Items you will need
- Baking sheet
- Loaf pan
- Spray bottle
The smell and taste of a baked bread straight from the oven is one of life’s finer pleasures. Bread dough can be made from scratch or purchased from bakeries and grocery stores, allowing you to bake the loaf fresh. With a few common household items and a little time, fresh-baked bread is yours to serve or consume.
Preheat the oven. Set the oven to the temperature recommended by the bread recipe. A specific and constant temperature is often required for the bread to properly bake. Most basic breads that only contain yeast, flour and water are baked at high temperatures of 400 or greater. Breads that contain milk, eggs or butter are often baked at lower temperatures.
Once the oven has been preheated to the proper temperature, place your bread dough on a baking sheet or in a loaf pan. Put it into the oven. The heat transforms the moisture in the dough to steam, causing the bread to rise. After the dough has risen, the final shape and size sets and the crust forms. The oven door should not be opened until the bread has completely formed, including the crust.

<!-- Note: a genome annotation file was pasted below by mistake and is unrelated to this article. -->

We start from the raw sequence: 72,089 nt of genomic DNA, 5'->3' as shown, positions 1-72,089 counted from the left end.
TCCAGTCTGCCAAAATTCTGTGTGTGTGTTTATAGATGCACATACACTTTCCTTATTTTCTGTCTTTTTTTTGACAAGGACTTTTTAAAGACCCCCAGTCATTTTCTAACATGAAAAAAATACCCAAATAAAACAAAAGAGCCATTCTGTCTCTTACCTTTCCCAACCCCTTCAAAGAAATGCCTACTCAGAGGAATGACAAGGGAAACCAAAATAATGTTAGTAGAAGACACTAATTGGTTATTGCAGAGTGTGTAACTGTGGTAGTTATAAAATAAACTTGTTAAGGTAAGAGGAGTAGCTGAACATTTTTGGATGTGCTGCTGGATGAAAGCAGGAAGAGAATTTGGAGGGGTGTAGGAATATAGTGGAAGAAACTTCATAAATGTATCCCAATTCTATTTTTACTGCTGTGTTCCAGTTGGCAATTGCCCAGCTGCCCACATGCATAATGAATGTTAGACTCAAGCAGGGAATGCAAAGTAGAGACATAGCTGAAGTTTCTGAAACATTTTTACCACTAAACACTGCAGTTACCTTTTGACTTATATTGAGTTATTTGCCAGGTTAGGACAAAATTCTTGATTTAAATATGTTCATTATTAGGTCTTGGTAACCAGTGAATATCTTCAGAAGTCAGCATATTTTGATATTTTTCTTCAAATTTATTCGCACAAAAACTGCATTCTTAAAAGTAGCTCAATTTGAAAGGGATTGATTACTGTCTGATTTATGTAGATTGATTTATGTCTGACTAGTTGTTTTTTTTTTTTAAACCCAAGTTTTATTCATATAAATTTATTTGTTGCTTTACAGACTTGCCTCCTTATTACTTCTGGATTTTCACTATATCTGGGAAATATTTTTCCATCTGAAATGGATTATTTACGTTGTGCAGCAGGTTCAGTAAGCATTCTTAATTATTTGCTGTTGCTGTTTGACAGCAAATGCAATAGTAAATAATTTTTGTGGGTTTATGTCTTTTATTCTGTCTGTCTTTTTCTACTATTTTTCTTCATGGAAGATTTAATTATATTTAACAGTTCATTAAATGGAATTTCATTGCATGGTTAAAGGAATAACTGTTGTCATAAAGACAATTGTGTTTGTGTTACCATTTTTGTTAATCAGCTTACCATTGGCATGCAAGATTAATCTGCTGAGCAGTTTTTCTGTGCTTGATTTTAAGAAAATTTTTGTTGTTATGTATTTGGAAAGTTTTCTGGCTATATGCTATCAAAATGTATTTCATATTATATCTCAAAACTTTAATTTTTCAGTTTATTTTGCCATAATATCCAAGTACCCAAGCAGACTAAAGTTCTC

Apply a mist of water to the oven, using a spray bottle. Spray the sides of the oven. The water transforms into steam, which then raises the temperature of the oven. Make sure water does not come in contact with electrical components of the oven, including the fans and heating coils. Close the door immediately after misting the oven. Leaving the door open too long will cause heat to escape, resulting in bread that won’t properly form.
Check the progress of the baked bread. Use the baking time in the recipe as a general guide for when it's done. The bread should feel firm and appear golden brown. A loaf of bread that appears too hard may have been cooked too long. If the bread feels spongy or doughy, it is undercooked.
Remove the bread and tap on the underside of the loaf. If you hear a hollow sound, the bread is probably done. If the sound is dull, the bread may need to be cooked a little longer.
- bread 3 image by graham tomlin from Fotolia.com